Swartz on the other hand took direct action to steal data for the express purpose of stealing the data. It wasn't an accident, it was intentional. That changes the punishment in and of itself from both a moral and a legal perspective. Swartz sounds (if you think you know the truth about the Swartz case, you're just ignorant) like he probably wasn't doing anything actually wrong either from a moral perspective, but from a legal one there is no question that he violated the most basic federal computer crimes law. Unauthorized access to any computer system is illegal, period, no ifs ands or buts about it. The only exception to that is if the 'access' wasn't your choice and was forced on you, such as say the perfect example ... wifi signals broadcast at you. It is not legal to steal someones data and then say 'look, I stole some of your data, fix it!'

    Slashdotters may think this is the moral high ground, but it isn't. What if he'd stolen say ... a confidential database of aids patients in the area ... and then someone stole it from him or he lost his laptop ... and now that aids patient database becomes public ... Would you still be so fucking stupid as to think it was OK for him to steal data he never had any rights too in any way? What if you were in that database? What if your child, who got aids through some shitty accident like the utrarare blood transfusion instances (rare now days anyway) and suddenly he can't go to school anymore because everyone is afraid of the little kid with HIV so your kid gets isolated from everyone and can't go to school ... would it still be OK for Swartz to have stolen the data?

    Swartz was unstable and depressed, stop pretending that he was an angel that was trying to protect us from the evil bad code and data leaks.

    Google accidently stored and didn't immediately throw packets that BY DEFINITION THEY CAN NOT IGNORE and you act like its the same thing as intentional data theft.

    Let me give you a hint, your wifi adapter ... right now ... is listening in on EVERY FREAKING SSID ON YOUR CHANNEL AND PROBABLY THE ONES NEXT TO IT AS WELL. If you have a wifi card the difference between you and Google is that Google wrote down what you threw out.

    Google is not evil and Swartz wasn't your fucking hero, grow up.

  • From the New York Times article, "The applause was not universal, however. Consumer Watchdog, another privacy monitor and frequent Google critic, said that “asking Google to educate consumers about privacy is like asking the fox to teach the chickens how to ensure the security of their coop.”"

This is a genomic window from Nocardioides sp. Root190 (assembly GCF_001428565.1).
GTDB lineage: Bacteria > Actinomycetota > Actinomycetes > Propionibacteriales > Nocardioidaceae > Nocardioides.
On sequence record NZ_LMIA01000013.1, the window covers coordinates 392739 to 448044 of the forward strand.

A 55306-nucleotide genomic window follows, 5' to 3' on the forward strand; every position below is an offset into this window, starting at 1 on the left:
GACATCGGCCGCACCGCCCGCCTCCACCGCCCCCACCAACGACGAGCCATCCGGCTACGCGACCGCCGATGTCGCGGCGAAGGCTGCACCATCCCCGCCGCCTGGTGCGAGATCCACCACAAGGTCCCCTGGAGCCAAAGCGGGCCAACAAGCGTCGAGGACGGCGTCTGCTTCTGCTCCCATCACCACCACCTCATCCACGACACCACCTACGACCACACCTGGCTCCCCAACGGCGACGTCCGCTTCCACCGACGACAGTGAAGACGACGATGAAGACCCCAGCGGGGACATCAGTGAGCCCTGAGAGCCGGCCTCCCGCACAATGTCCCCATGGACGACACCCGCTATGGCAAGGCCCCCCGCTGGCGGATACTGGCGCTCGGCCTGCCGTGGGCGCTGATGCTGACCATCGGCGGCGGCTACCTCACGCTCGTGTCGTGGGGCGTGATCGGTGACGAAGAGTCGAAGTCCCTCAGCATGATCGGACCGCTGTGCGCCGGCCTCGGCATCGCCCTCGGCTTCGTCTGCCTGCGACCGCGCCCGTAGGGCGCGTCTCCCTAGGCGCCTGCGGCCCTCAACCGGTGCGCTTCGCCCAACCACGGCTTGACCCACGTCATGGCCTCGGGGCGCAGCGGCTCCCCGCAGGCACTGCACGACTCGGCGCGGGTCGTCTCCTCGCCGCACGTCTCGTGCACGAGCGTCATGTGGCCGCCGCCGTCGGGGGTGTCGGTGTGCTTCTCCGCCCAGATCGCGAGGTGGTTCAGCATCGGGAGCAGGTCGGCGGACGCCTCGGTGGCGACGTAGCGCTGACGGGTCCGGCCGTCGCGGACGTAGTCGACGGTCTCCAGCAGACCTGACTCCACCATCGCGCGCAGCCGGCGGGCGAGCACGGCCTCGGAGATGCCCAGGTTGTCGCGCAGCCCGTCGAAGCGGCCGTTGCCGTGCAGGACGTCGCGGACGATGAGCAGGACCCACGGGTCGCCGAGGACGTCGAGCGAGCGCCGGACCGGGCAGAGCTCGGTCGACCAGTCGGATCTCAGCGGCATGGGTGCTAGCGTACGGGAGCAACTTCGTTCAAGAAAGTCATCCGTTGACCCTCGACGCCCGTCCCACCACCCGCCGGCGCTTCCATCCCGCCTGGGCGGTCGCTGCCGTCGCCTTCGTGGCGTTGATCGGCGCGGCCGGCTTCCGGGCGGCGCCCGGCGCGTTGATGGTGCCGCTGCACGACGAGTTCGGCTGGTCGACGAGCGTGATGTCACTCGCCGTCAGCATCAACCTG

• by geekoid (135745)

      Stupid. Google has done many things to make people aware of privacy issues, and to even make ways to complete get off their systems.

      Google history shows that it is well behaved in this area.

  • Their name /is/ "Google".

  • by GodInHell (258915) on Wednesday March 13, 2013 @01:12PM (#43161083) Homepage
    Google grabbed (small bites of) data out of the air that had been broadcast on unencrypted channels, in the process of collecting potentially useful information about networks broadcasting their SSIDs. When confronted by authorities Google investigated the allegations, found them to be true, and cooperated in isolating and destroying the data collected.

    Aaron Schwartz entered onto MIT's property, hiding a laptop under a box, for the express purpose of downloading specific documents which he knew to be offered under a restricted license. When MIT added security measures to stop Mr. Schwartz, he updated his program to adapt to and circumvent the new methods and continued his (admittedly illegal) downloading. When approached by uniformed police, Mr. Schwarz ran in an attempt to avoid arrest.

    Google was offered a penalty a several millions dollars (20% of own days income) and to commit its employee time to . . . what is essentially community service. Google accepted. Google was probably threatened with steeper penalties, but we won't ever know that, because Google did not try to use the press as a weapon against investigators.

    Mr. Schwarz was offered a light sentence of a few months in prison, but refused because he didn't want to be branded a Felon. He was threatened with up to 35 years in prison and a fine of $1 Million dollars. Mr. Schwarz wanted to bring public pressure to bear to force the government not to hold him accountable for his actions, so he made public every offer and threat made by the prosecutors.

    Let us compare this to a third group - the civil rights marchers of the 1960s in Selma. There, a group of citizens gathered on the public way and attempted to commit a completely legal act -- walking to their state capital together. The police ordered the crowd to disperse, and then began beating them with clubs, releasing attack dogs on them, and attacking them with water cannons. Many were hospitalized. John Lewis, the march organizer, was beaten with a club - receiving an injury to the head that caused his skull to fracture, then placed in jail and charged with a nuisance offense. This day has been named "bloody Sunday" because of the breadth and severity of the injuries inflicted by the police on law abiding citizens.